GeoTech Wars - De-Risking Green Tech with Dr. Ilaria Mazzocco, CSIS Senior Fellow

You can listen to this episode on the CSIS website, or wherever you get your podcasts.

In this episode of GeoTech Wars, Kirti and Andrew discuss the current state of the green energy technology industry with Dr. Ilaria Mazzocco, senior fellow with the Trustee Chair in Chinese Business and Economics at CSIS. Prior to joining CSIS, Dr. Mazzocco was a senior research associate at the Paulson Institute, where she led research on China’s climate and energy policy. 

As Ilaria explains, in contrast to other technologies discussed on GeoTech Wars, China currently leads in green energy technology development and innovation. For example, China manufactures over three quarters of all lithium-ion batteries, along with over 80 percent of cathodes and anodes, two key components in electric vehicle (EV) batteries. This is not just China capitalizing on cheap manufacturing either. In the EV industry, for instance, Chinese vehicles are competitive not just on cost, but on quality. 

China cultivated technology leadership in green energy tech in various ways. Direct government interventions such as subsidies, cheap loans, and guidance funds have been instrumental. Also invaluable, however, is China’s immense internal market. While China is a large emitter of greenhouse gases, it is also a massive consumer of green energy technology. China accounts for 60 percent of all new EV sales, along with 50 percent of utility-scale solar capacity and 40 percent of wind capacity. This huge internal market supports the development of many enterprising companies, fostering a highly competitive domestic environment. The firms which survive this intense competition within China emerge stronger because of it, making them formidable competitors internationally. 

Given the growing economic competition between the United States and China, there are understandable concerns that China will weaponize its leadership in green energy technologies to suppress progress in the United States and other Western nations. This concern is not unfounded, as China has already restricted the export of critical minerals in the green energy supply chain in response to past U.S. policy decisions.  

However, rather than suppressing its competitors, China’s true long-term advantage will likely be its ability to boost its own competitiveness by lowering costs. Today, the primary focus in the green energy industry is making the existing technologies more cost-efficient, rather than developing new cutting-edge technologies. In this way, China’s manufacturing strength is a considerable advantage.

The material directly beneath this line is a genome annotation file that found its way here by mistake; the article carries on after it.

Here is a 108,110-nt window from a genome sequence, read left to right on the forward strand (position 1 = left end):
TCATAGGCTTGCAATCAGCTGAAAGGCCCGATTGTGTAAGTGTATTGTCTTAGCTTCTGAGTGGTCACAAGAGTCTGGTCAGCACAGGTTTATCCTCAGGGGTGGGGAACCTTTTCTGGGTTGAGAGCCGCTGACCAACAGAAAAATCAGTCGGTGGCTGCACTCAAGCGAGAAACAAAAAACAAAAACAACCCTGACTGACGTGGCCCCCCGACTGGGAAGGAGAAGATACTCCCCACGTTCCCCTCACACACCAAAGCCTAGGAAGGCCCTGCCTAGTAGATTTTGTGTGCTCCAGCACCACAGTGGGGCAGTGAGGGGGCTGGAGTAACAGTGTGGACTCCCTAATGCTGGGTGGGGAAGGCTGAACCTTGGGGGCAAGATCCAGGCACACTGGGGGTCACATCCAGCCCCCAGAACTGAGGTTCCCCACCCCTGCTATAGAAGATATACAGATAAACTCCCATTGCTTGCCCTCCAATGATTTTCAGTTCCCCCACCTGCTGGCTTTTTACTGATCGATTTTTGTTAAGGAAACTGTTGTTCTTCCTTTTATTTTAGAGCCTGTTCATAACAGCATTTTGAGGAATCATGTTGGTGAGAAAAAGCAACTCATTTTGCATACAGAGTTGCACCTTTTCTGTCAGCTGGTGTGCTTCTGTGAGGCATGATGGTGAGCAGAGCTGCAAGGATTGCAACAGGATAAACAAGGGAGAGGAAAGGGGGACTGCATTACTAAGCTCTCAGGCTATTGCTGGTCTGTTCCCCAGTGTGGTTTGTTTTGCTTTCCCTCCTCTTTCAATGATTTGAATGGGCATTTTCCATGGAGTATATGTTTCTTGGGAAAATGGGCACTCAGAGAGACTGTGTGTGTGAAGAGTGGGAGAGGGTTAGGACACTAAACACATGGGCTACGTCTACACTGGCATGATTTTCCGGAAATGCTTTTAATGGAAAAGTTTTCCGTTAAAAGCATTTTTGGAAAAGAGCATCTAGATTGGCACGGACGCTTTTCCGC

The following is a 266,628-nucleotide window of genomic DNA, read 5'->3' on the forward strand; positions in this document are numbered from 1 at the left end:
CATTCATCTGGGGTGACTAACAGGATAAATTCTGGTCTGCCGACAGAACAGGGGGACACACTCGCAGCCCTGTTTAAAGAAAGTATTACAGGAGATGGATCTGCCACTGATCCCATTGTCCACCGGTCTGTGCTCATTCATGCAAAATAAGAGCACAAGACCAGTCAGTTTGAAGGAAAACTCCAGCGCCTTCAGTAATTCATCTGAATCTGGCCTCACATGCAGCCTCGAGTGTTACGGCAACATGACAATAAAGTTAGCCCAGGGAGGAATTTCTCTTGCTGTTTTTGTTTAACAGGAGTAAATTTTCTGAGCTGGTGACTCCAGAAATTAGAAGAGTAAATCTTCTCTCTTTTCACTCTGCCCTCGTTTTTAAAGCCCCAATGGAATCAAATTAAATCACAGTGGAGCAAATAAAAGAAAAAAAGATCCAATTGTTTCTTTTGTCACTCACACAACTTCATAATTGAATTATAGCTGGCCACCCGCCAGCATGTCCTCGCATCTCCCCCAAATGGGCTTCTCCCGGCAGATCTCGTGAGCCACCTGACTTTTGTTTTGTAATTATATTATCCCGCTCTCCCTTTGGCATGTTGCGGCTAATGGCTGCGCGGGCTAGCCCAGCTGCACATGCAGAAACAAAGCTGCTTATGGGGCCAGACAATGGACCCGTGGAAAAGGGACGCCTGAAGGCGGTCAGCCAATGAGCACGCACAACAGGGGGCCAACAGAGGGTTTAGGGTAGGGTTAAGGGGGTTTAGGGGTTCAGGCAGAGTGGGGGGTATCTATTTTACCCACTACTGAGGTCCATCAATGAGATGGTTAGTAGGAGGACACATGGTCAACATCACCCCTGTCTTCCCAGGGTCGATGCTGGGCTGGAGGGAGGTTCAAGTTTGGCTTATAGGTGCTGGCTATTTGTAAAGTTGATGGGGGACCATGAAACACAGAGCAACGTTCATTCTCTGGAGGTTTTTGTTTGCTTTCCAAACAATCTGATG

Still, export restrictions from China could be detrimental to the United States’ green energy industry. There is a general understanding post-COVID that supply chain diversification and resilience is vital for economic and national security. Subsequent government initiatives, such as the Inflation Reduction Act, attempt to boost U.S. capacity in green energy technologies by emphasizing supply chain resiliency. But many key nodes in the supply chain are difficult to acquire independently. Over 80 percent of the United States’ supply of critical minerals, for instance, currently come from foreign sources. While there is an ongoing effort to develop domestic supply chains for these minerals, it can take upwards of a decade for new mines to come online. So, the United States will likely remain reliant on China and other nations for certain key inputs some time.

Complicating the situation is the urgency of the problem. Climate change is ongoing, and our current trajectory is insufficient to limit temperature increases to the Paris Agreement target of 1.5 degrees Celsius. “De-risking” may be attractive from an economic and national security perspective, but in the green energy industry it involves some serious tradeoffs that must be considered. 

This piece summarizes the discussion in GeoTech Wars, "De-Risking Green Tech with Dr. Ilaria Mazzocco.” It does not represent the opinions of the hosts. 

Kirti Gupta
Senior Adviser (Non-resident), Renewing American Innovation Project
Chris Borges
Program Manager and Associate Fellow, Geoeconomics Center